What Age Is Appropriate To Get A Tongue Piercing?

Many piercing establishments have their own specific rules and may decline a tongue piercing to a minor. So it’s best to ensure if they will pierce a 15-year-old before fixing an appointment.

Many piercing establishments have their own specific rules and may decline a tongue piercing to a minor. So it’s best to ensure if they will pierce a 15-year-old before fixing an appointment.

These rules are established to protect the minor, so it’s better to wait until you are older and not try to find a piercer who will overlook these regulations.

What is the appropriate age for a tongue piercing?

The appropriate age to get a tongue piercing is dependent on the person and the local rules/laws where they live. Some teens are mature enough to manage this type of piercing, while others may not be responsible enough to handle the aftercare. Even with parental consent, many piercing establishments will not provide tongue piercing services to teens below the age of 16.

Tongue piercings take the risk of a bacterial infection, nerve damage, or other problems such as drooling, taste loss, or chipped teeth because of the persistent rubbing of the metal against the teeth.

Which tongue piercing is the safest?

The safest kind of tongue piercing is a tongue piercing at the center of your tongue. It is the most usual and more normal tongue piercing, usually done with a hollow 14 or 16-gauge piercing needle. The healing period is about 4-6 weeks. Others, like a double tongue piercing, can bring about tongue mobility problems, resulting in speech or eating problems. They could also result in sensation loss, especially if not done properly.

How long will my tongue hurt after piercing?

A tongue piercing will cause pain more than a standard ear lobe piercing but doesn’t have pain as much where the cartilage is pierced as in specific nose piercings, or other body piercings.

When the piercing is performed, you will feel a little pain (less pain than a tongue bite), and the area will be painful for several days.

The tongue is subject to a lot of bacteria, so a tongue piercing is more likely to get infected and be sore if you don’t take care of it correctly. Most swelling should decrease within a week, and full healing takes around 4 – 6 weeks.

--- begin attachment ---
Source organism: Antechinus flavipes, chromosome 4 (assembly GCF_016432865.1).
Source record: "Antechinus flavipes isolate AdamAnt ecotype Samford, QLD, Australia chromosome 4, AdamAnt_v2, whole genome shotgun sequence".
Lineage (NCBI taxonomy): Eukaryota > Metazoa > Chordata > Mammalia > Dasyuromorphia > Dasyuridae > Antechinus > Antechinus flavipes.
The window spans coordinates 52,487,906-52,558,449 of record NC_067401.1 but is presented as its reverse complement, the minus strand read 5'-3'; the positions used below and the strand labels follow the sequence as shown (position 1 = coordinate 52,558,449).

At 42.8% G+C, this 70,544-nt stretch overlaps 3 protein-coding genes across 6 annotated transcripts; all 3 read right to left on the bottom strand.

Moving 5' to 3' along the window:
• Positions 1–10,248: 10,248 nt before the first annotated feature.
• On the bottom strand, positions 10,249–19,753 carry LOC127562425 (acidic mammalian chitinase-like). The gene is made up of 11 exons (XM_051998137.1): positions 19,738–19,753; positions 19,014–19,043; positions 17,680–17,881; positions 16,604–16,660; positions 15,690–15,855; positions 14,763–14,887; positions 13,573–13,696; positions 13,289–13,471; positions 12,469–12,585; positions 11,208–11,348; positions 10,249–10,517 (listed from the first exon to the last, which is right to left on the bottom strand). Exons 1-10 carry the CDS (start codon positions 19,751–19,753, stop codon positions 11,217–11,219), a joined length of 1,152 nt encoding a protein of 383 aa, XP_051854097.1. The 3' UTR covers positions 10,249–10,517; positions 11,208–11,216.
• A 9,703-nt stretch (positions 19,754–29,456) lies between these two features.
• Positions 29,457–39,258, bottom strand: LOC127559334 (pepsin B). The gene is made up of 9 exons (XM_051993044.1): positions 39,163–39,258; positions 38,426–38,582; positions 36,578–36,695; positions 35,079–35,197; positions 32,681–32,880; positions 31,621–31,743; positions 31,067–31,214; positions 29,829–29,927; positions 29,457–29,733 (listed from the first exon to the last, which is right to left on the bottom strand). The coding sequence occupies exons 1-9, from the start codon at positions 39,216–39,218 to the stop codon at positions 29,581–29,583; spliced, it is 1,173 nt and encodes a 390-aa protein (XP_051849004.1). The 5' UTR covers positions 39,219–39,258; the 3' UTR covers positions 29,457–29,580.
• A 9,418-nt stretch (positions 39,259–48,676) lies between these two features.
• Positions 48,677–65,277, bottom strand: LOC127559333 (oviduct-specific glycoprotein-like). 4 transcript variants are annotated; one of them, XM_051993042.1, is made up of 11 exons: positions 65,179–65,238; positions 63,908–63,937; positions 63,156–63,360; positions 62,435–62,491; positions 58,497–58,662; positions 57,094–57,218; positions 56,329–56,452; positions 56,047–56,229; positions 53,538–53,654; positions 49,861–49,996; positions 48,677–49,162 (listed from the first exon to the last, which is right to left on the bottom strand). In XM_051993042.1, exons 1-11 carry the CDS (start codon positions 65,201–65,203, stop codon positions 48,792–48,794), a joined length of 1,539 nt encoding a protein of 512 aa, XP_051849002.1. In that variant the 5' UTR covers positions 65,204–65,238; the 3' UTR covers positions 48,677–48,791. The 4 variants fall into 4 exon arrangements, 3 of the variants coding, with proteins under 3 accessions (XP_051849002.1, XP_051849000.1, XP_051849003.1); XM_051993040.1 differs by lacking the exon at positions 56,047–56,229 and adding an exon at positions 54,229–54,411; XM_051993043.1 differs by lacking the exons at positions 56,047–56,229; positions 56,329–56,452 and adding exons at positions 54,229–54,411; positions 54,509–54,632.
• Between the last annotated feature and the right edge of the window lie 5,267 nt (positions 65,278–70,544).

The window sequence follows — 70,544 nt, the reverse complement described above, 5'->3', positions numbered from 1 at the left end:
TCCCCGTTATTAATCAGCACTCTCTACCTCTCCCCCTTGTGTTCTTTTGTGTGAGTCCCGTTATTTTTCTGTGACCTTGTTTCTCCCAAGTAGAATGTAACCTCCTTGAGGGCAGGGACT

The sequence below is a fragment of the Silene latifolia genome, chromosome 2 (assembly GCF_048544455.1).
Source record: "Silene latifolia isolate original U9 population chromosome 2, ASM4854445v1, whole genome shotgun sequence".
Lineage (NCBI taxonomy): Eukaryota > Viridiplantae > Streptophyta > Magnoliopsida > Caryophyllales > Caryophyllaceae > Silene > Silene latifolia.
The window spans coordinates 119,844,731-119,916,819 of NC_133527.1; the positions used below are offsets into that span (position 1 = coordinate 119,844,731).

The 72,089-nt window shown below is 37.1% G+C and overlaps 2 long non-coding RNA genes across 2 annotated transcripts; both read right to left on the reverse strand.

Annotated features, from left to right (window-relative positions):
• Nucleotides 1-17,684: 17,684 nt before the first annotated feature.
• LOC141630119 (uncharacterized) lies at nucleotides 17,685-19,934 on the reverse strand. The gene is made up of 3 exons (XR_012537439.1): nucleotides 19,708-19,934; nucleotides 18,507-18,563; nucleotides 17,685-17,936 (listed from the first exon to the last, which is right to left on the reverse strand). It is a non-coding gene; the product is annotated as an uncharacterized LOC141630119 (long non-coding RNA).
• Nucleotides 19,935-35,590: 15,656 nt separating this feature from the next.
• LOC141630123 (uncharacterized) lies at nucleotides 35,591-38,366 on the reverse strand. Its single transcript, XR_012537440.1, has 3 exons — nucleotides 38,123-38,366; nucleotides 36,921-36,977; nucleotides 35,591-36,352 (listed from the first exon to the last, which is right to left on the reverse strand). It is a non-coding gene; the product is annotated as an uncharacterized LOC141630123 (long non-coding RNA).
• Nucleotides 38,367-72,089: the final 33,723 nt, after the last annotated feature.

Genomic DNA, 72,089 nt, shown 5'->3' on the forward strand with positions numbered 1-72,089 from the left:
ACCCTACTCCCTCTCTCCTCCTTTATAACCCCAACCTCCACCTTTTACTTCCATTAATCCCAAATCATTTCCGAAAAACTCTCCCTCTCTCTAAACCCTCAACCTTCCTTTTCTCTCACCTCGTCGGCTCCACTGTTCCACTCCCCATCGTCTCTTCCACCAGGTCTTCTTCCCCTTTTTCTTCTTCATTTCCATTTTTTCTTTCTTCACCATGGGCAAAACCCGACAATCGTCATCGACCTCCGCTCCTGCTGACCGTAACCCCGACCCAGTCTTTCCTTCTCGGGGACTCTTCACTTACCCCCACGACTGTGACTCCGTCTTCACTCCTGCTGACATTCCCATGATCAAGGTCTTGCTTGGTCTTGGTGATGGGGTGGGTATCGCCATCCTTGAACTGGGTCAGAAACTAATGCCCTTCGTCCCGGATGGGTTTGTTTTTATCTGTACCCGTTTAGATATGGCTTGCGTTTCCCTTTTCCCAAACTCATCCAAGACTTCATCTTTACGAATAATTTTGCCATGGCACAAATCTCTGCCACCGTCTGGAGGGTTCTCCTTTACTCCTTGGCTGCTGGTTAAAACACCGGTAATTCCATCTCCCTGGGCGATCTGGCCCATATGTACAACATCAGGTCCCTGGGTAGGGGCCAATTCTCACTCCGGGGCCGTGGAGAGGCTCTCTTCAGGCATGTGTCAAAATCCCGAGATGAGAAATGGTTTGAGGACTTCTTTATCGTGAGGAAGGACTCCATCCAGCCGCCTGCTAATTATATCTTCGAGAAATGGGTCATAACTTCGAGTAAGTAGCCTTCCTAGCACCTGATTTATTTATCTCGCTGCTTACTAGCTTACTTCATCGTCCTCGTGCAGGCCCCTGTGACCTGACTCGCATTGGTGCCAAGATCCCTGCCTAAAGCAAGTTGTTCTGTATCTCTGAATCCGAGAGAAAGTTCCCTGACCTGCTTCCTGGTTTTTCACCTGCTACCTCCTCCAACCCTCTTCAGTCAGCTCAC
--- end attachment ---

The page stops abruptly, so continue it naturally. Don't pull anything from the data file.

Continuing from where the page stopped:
If you do choose to get a piercing, please ensure to get your parent’s consent and call your local piercing shop to make sure at what age you can get a tongue piercing. Keep in mind to always follow all the aftercare guidelines to refrain from getting an infection

Aftercare regulations

Your tongue is subjected to the bacteria that your saliva harbors, food, drinks, and anything else you put on or near your mouth. Beyond cleaning every day, you need to take extra care to keep things away from your mouth that shouldn’t be there. Here are some rapid tongue piercing aftercare tips.

Do a sea salt mouth rinse 2 – 3 times per day.

mouth rinse

The power of salt to cure is one of Mother Nature’s natural surprises. Simply blend one cup of warm refined water with ¼ teaspoon of non-iodized salt and swish it in your mouth for a couple of minutes, ensuring that the liquid completely cleans the tongue-piercing jewelry. If you prefer saline piercing aftercare goods, these are fine, too. Just make sure that the solution consists of nothing else than sterile water and sodium chloride.

Eat soft food at the outset of healing.

soft food

Your tongue will be pretty painful, so you might not even be able to handle anything that needs masticating. However, you should choose soft foods, regardless. Before you get used to your jewelry, you’ll take the risk of chewing vigorously on it and breaking your teeth, especially since your starter jewelry will be larger to accommodate swelling. As you get used to the new piercing, begin with soft foods while you relearn how to masticate. You should also eschew spicy or acidic food. Not only will this type of food be bothersome to your piercing, but it will cause some excruciating pain.

Bring along a toothbrush and a sea salt mouthwash with you.

sea salt mouthwash

After every meal, you need to ensure that you cleanse the piercing of any remaining food debris. Keep a toothbrush, toothpaste, and alcohol-free mouthwash with you so that you can rapidly clean your mouth after your meals. Brushing your teeth in a public place can be difficult, so in later days of healing, a quick rinse will be great. But, in the first days, it’s better to take precautions and completely clean your mouth after every meal. Be careful not to brush the piercing itself; you can clean with saltwater mouthwash alternatively.

Avoid alcohol or cigarettes.

Alcohol and cigarettes

As your tongue piercing heals, you must stay away from substances that will irritate it. These substances are alcohol and cigarettes. If you must drink alcohol, select beverages like beer and wine rather than hard liquor, which will be more irritating to your piercing. As for cigarettes, try to decrease use while your piercing is healing. If you must smoke, clean your mouth after every smoke break, and be careful about any harmful side effects.

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